1979 Corporate issuance starts Sears Overseas Finance NV issues the first corporate Samurai bond 16 333
1984 Public issuer rating criteria broadened to single A Bank of China issues debut Samurai 37 915
1986 Financial parameters and single A rating as criteria for private issuers Samurai issuance decreases as Euroyen issuance is widely liberalized 21 590
1988 Introduction of shelf registration First issue by Greece, later to become one of the largest sovereign borrowers 22 635
1989 First reverse dual currency Samurai issue Denmark issued the first reverse dual Samurai Bond - main forex exposure 34-structure to date (currently as PRDC) 47 1,126
1991 Sovereigns broadened to BBB, FRN issuance First BBB-rated sovereign issue takes place in 1994 (Central Bank of Tunisia) 34 681
1992 Public sector broadened to BBB Ankara Municipality issues first BBB public sector Samurai 53 1,700
1994 Private sector issuers broadened to BBB PEMEX issues first BBB rated corporate Samurai 55 1,163
1995 First dual currency Samurai issue Popularity of dual currency structure among retail investors as yen depreciates 35 1,115
1996 Lifting of issuance eligibility criteria, but financial institutions remain shut from the market Brazil issues the first sub-investment grade bond in the Samurai market; market on the way to record in 1996 153 3,874
1996 Foreign non-banks allowed to issue for purposes other than lending FMCC issues Samurai bond as the first non-bank issuer
1997 Samurai issuance by overseas commercial banks liberated Citicorp becomes first commercial bank to issue a Samurai 85 2,123
1998 Issuance of Nikkei-linked Samurai bonds liberalized No issuance so far 14 205
1999 Foreign non-bankers allowed to issue for general finance purposes Associates debut in 1999, Household Finance - 7 issues since 2000 10 661
2003 Single A and higher rated foreign non-sovereigns not listed at TSE eligible for shelf registration Several corporations have already taken advantage of the measure 27 641

Advantages and disadvantages of Samurai bonds for investors[edit]

Advantages[edit]

  • Samurai bonds provide access to a diversified and deep pool of capital.
  • Samurai bonds have relatively lower interest rates.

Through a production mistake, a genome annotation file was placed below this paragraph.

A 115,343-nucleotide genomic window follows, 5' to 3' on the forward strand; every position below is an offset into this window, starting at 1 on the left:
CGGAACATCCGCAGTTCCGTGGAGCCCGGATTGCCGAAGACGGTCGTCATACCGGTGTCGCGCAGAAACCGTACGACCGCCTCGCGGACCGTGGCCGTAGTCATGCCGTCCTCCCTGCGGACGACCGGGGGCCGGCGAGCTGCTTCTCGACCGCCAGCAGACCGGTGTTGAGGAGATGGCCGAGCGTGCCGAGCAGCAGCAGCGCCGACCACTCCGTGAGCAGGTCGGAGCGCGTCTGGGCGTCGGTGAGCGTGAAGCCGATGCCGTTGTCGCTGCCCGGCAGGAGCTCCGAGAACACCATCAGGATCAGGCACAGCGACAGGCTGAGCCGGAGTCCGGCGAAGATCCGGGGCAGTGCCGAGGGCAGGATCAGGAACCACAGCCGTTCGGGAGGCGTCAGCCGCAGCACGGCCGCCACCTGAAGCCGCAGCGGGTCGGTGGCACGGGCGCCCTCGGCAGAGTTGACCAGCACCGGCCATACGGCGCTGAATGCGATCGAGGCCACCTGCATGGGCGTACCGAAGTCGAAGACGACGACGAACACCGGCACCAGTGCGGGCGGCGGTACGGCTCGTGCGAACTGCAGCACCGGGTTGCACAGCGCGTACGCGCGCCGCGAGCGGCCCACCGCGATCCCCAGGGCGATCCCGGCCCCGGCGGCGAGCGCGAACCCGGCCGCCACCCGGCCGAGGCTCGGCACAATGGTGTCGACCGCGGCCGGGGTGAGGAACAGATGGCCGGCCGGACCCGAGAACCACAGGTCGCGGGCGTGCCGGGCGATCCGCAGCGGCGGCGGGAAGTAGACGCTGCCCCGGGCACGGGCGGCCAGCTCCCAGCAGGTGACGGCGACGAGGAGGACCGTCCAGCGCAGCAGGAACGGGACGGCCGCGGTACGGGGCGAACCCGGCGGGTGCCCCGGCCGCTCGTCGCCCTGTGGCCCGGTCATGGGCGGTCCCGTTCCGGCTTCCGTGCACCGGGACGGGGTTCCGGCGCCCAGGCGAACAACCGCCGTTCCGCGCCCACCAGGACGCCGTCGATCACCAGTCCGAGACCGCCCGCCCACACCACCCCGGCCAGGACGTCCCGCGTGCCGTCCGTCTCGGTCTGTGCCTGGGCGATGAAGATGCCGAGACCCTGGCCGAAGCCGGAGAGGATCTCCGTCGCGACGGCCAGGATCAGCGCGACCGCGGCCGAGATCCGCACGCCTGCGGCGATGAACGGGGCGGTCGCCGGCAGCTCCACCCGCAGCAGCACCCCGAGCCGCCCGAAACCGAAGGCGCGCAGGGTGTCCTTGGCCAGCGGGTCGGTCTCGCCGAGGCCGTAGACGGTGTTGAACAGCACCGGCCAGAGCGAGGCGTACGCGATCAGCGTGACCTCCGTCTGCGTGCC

• Japanese institutional investors can easily invest in Samurai bonds because they are issued in Japan.
  • Samurai bonds do not have to be left in the custody of securities companies or other institutions.[2]
  • As for Japanese institutional investors, foreign firms are very popular because of their high name recognition and good investment rating; as many of these funds are very conservative, they prefer to invest in larger companies with international presence.[2]
  • Japanese market is not subject to the same variations and market swings as the U.S. and European markets, giving companies an alternative financing source during economic downturns.[2]

Disadvantages[edit]

  • Samurai bond market has high tax rates and an unclear fiscal environment.
  • Lack of a constant policy remains a serious concern of US-based companies.[2]
  • Lack of flexibility of issuance terms and conditions that create restrictions to use bonds.
  • Companies that have issued samurai bonds have found high administrative burdens placed upon issuing companies.[2]
  • Complicated issuing procedures and high taxes have made Samurai bond market less attractive than European markets, and experience slow growth.[2]

See also[edit]

References[edit]

  1. ^ "Samurai bond". Answers.com. Retrieved 2011-03-16. 
  2. ^ a b c d e f g h "What is Samurai Bond". pagerankstudio.com. 2011-12-01. 
  3. ^ a b c d e Packer, F.; Reynolds, E. (1997). "The Samurai bond market". Current Issues in Economics & Finance (8): 1–6. 
  4. ^ Brian, J. T. (n.d.). The international handbook of corporate finance. 
  5. ^ a b c d e f Nishi, A.; Vergus (n.d.). Asian bond issues in Tokyo: history, structure and prospects (PDF). 
  6. ^ a b c Hoschka, T. C. (February 2005). "Developing the Market for Foreign Issuers: Lessons from Asia". No. 63. ERD Working Paper. 

Further reading[edit]

Nishi, F.; Vergus, A. (n.d.). "Asian bond issues in Tokyo: history, structure and prospects." (PDF).